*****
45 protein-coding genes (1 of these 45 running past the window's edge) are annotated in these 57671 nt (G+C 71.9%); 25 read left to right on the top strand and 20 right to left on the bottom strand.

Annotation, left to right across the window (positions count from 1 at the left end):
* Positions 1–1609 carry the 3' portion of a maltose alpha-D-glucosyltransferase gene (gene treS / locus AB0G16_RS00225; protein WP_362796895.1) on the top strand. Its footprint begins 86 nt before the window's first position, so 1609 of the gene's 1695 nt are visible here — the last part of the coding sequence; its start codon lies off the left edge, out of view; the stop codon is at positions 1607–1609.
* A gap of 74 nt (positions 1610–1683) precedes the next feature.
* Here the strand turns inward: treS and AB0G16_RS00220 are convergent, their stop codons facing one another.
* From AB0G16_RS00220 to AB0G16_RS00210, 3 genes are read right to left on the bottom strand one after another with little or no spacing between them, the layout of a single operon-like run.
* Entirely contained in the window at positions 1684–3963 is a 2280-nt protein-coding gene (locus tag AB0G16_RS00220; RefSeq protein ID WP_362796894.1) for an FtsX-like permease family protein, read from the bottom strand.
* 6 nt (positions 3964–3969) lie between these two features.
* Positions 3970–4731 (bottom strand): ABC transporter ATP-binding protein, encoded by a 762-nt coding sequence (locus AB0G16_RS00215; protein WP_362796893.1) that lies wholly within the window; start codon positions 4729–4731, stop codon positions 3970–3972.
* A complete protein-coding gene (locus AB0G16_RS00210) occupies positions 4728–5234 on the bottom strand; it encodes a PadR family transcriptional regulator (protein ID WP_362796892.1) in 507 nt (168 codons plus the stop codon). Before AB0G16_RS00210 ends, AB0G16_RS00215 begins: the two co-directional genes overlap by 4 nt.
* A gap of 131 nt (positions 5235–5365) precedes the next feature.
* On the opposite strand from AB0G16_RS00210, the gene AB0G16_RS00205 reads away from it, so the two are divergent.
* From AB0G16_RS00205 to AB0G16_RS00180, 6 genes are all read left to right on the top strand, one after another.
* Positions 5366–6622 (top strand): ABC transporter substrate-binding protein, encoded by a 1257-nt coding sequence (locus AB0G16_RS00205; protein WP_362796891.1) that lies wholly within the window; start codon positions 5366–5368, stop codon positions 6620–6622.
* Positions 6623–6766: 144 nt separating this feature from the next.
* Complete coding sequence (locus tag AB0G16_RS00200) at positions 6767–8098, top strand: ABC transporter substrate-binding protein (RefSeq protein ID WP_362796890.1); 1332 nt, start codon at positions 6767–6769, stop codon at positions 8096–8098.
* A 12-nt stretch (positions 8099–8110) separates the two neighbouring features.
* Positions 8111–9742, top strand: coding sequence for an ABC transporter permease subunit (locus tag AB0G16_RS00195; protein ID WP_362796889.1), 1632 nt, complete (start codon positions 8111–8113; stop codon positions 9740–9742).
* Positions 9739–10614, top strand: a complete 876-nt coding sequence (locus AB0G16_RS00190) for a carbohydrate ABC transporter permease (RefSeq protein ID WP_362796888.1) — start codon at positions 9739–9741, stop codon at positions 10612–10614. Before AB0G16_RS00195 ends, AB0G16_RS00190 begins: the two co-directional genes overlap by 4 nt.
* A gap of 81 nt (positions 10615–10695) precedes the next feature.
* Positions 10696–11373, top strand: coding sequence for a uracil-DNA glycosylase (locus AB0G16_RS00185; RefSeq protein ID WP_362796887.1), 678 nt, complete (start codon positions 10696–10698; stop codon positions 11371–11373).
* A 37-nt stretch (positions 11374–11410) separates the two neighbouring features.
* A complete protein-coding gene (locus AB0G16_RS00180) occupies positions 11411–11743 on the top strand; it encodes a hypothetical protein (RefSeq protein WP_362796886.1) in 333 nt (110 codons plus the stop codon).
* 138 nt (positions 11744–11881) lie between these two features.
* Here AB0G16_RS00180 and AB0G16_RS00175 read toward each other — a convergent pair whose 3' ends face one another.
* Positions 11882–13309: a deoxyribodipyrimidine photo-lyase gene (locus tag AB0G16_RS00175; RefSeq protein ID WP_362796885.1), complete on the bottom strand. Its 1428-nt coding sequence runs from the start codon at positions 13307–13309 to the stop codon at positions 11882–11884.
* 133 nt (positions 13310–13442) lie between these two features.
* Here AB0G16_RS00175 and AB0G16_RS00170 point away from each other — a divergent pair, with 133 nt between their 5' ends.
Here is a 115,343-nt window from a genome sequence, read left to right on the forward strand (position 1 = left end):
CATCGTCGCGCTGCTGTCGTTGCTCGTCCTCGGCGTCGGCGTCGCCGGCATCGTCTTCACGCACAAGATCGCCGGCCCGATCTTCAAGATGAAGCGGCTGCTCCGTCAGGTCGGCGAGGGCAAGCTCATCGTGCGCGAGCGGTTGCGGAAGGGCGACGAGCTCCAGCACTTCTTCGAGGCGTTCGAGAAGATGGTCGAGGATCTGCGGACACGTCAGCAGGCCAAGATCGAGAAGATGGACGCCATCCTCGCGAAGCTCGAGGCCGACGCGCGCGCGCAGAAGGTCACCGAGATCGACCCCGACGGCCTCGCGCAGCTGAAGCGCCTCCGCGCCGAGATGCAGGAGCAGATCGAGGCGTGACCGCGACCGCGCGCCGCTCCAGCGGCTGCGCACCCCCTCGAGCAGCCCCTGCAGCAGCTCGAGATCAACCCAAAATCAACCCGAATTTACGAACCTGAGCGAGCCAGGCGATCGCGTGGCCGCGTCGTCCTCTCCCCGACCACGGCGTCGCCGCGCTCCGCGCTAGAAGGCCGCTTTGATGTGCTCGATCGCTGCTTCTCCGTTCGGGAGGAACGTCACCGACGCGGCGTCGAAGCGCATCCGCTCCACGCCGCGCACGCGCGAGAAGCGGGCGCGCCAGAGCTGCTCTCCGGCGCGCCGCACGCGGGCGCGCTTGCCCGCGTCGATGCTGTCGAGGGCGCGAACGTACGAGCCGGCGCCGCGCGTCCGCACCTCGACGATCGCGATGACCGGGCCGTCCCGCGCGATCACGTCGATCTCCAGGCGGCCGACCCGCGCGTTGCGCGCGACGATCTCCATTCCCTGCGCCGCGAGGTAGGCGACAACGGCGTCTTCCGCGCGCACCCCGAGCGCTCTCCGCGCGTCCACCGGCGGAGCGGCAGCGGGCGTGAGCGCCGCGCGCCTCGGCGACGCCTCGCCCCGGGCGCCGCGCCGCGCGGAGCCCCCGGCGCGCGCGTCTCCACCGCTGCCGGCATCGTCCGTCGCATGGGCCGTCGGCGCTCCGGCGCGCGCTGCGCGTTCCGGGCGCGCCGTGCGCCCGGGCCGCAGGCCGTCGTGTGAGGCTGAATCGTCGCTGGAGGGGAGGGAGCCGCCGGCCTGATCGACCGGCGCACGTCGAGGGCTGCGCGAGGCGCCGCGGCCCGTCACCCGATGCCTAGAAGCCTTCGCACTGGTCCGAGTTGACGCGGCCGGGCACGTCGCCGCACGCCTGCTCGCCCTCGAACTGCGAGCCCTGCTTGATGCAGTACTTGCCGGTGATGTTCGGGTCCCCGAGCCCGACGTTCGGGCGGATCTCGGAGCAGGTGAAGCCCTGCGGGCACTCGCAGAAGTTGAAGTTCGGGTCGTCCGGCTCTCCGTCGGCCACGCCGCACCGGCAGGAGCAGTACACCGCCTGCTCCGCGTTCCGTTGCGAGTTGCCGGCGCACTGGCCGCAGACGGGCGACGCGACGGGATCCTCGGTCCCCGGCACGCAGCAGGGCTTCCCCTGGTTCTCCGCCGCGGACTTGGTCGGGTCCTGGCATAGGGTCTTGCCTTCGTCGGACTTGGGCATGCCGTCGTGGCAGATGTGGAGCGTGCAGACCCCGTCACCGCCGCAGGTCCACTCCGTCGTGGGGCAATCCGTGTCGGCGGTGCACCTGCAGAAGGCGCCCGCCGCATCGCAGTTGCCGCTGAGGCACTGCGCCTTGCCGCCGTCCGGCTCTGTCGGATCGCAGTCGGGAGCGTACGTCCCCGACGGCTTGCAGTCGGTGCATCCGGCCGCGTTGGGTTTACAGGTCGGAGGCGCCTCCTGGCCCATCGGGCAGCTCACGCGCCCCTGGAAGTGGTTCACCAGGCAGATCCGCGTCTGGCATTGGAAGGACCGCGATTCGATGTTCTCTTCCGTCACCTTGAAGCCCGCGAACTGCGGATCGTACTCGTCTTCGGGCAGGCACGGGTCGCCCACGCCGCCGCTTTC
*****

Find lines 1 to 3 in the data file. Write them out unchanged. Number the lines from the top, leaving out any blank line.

45 protein-coding genes (1 of these 45 running past the window's edge) are annotated in these 57671 nt (G+C 71.9%); 25 read left to right on the top strand and 20 right to left on the bottom strand.

Annotation, left to right across the window (positions count from 1 at the left end):
* Positions 1–1609 carry the 3' portion of a maltose alpha-D-glucosyltransferase gene (gene treS / locus AB0G16_RS00225; protein WP_362796895.1) on the top strand. Its footprint begins 86 nt before the window's first position, so 1609 of the gene's 1695 nt are visible here — the last part of the coding sequence; its start codon lies off the left edge, out of view; the stop codon is at positions 1607–1609.